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article imageReady for a long, hot summer? Self-cooling clothing could help

By Tim Sandle     Apr 22, 2017 in Science
University of California San Diego scientists have developed a low-cost plastic material which can act as the base material for clothing that cools down the wearer.
The science behind the fabric is that it allows the human body to discharge body heat in two ways which allows the person wearing the fabric to feel cooler. By ‘feeling cooler’ this is in comparison to wearing cotton clothing. The textile is part of a new family of fabrics.
The heat discharge mechanisms are: letting perspiration evaporate through the material and allowing heat that the body emits as infrared radiation to pass through the plastic textile. While some fabrics allow for perspiration to evaporate no material, suitable for use as clothing, allows infrared radiation to pass through.
Heat can be transferred from place to place by conduction, convection and radiation. With infrared radiation objects emit and absorb infrared radiation. This means the hotter an object is (like the human body), the more infrared radiation it emits. Typically 40 to 60 percent of body heat is infrared radiation. This is the reason someone quickly becomes warm when they wrap a blanket around themselves; while this might be good for camping, it isn’t so good when wearing clothes in the summertime.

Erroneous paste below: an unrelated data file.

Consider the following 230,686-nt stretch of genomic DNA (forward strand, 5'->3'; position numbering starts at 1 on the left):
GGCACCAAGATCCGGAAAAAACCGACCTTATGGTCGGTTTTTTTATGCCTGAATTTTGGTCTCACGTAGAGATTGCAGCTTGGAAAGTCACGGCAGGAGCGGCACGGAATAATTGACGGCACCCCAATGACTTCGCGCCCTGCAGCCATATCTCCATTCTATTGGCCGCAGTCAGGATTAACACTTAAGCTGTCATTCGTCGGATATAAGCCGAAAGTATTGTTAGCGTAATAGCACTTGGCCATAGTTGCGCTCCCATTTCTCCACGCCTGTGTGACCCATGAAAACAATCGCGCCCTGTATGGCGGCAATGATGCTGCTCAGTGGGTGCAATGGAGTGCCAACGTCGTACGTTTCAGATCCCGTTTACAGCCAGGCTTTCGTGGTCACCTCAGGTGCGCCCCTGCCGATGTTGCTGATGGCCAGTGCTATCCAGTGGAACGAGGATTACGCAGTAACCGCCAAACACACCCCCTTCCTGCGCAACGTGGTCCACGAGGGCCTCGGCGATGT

To develop the new fabric the researchers first used computer models. This led to a nanotechnology process that led to the development of a form of polyethylene. The material allows for thermal radiation, air and water vapor to pass through. By allowing a large quantity of infrared radiation to pass through, the rate of cooling increased.
Having developed the material, various stages were gone through to improve the material. This focused on the optical properties of the nanoporous polyethylene, which was key to finding ways to maximize the amount of infrared radiation that passed through the material. This was down to getting the pore size right.
Commenting on the success of the fabric, Professor Yi Cui, who led the research, said: "If you can cool the person rather than the building where they work or live, that will save energy.” The end product is a three-ply version of the material whereby two sheets of treated polyethylene are separated by a cotton mesh for strength and thickness. The material has been tested out on people and the temperature of the skin of the people wearing the material recorded.
The new textile is described in the journal Science. The research paper is titled “Radiative human body cooling by nanoporous polyethylene textile.”
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